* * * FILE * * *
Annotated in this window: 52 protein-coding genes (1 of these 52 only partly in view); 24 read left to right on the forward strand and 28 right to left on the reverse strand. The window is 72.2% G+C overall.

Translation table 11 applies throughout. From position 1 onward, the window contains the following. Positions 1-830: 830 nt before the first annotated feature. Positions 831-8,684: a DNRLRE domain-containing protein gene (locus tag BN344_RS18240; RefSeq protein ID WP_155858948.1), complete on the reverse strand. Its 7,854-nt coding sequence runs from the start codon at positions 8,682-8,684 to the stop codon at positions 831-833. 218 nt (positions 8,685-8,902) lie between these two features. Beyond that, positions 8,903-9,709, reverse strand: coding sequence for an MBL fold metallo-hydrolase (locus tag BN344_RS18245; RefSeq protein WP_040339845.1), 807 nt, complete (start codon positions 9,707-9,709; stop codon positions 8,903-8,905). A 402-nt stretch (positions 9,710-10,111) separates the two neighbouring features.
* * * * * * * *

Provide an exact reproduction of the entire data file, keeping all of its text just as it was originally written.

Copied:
Annotated in this window: 52 protein-coding genes (1 of these 52 only partly in view); 24 read left to right on the forward strand and 28 right to left on the reverse strand. The window is 72.2% G+C overall.

Translation table 11 applies throughout. From position 1 onward, the window contains the following. Positions 1-830: 830 nt before the first annotated feature. Positions 831-8,684: a DNRLRE domain-containing protein gene (locus tag BN344_RS18240; RefSeq protein ID WP_155858948.1), complete on the reverse strand. Its 7,854-nt coding sequence runs from the start codon at positions 8,682-8,684 to the stop codon at positions 831-833. 218 nt (positions 8,685-8,902) lie between these two features. Beyond that, positions 8,903-9,709, reverse strand: coding sequence for an MBL fold metallo-hydrolase (locus tag BN344_RS18245; RefSeq protein WP_040339845.1), 807 nt, complete (start codon positions 9,707-9,709; stop codon positions 8,903-8,905). A 402-nt stretch (positions 9,710-10,111) separates the two neighbouring features.